Telkom shares in healthy recovery after sell-off shock
JOHANNESBURG – Partially state-owned Telkom jumped 6.84 percent to close at R35 on the JSE on Monday, signalling that it had recovered from last week’s major sell-off.
Telkom fell to R29.85 a share on Thursday, the lowest level in six years following an aggressive sell-off by international investors.
The share price had a tumultuous year, having fallen from about R100 a share in June.
Peter Takaendesa, the head of equities at Cape Town-based Mergence Investment Managers, said yesterday that the stock was pricing in very optimistic outcomes early in 2019 and interim results disappointed later in the year.
“It seemed there were foreign shareholders who were not happy with the interim results and exited the company, resulting in the sharp share price decline last week,” he said.
Takaendesa said the share had a roller-coaster ride and had been under strain following the release of a weak overall financial position in the six months ended September 2019.
Takaendesa said the company was poised to boost the share price in 2020.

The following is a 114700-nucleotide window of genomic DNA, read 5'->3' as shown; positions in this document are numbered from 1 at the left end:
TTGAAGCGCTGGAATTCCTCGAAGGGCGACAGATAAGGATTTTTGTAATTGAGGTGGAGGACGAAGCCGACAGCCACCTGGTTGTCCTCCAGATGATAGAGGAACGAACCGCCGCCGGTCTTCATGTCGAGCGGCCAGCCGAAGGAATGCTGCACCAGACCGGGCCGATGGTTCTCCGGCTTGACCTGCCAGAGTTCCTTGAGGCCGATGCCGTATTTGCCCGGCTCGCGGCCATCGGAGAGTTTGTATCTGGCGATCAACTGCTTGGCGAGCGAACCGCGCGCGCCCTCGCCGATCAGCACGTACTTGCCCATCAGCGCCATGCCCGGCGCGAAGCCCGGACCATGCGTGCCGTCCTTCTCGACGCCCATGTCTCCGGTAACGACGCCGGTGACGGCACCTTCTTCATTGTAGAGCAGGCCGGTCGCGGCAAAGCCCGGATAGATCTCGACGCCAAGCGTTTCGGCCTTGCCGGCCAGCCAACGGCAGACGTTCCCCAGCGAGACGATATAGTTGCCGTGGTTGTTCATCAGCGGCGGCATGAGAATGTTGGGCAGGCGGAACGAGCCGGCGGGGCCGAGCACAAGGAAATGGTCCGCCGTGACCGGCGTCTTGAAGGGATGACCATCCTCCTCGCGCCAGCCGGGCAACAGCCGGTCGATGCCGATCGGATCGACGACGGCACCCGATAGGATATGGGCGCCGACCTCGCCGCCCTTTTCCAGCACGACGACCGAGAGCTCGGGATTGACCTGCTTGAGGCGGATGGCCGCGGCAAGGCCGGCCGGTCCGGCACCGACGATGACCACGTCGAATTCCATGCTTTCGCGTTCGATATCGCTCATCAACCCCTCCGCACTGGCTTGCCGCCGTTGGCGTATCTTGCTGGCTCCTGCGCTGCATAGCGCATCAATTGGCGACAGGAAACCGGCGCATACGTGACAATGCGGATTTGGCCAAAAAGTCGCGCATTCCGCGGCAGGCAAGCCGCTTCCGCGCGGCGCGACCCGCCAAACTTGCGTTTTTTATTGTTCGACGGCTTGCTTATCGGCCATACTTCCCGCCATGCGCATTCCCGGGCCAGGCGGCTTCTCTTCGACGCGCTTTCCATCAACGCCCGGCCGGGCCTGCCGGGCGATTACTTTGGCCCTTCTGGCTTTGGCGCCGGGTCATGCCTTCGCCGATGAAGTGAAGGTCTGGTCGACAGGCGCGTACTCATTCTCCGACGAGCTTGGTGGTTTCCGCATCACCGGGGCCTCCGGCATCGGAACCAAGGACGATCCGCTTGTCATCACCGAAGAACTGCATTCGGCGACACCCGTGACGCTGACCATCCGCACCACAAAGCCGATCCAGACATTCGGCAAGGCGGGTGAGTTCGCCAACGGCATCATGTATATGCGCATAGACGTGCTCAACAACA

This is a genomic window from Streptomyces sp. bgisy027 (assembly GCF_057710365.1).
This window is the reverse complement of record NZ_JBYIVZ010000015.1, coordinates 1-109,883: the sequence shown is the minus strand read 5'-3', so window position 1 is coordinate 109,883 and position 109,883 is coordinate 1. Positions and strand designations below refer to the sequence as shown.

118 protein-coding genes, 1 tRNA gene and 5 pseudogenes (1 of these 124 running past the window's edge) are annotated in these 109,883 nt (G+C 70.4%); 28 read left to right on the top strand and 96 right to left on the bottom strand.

“The stock is starting the year off a low base. However, 2020 is likely to be a better year.
"The company will have to ensure that it manages its balance sheet going forward,” he said.
Last November, Telkom reported that profit after tax had had decreased to R939 million in the six months to September.
This was mainly attributable to the 87 percent increase in finance charges and a 4.3 percent fall in earnings before interest, taxes, depreciation and amortisation to R5 billion due to a significant increase in the costs associated with the mobile business growth, including a once-off cost of R132m relating to utilising two roaming partners in the first half of the year.
In December, the company, which is 40percent state-owned, informed the market that its proposed takeover of debt-laden Cell C was off the table after receiving written notice from Cell C’s board of directors rejecting its non-binding proposal.
Commenting on the Telkom offer, Cell C said in December that it would consider all offers that took the full value of Cell C into consideration.
Cell C also said the company continued to prioritise its turnaround strategy.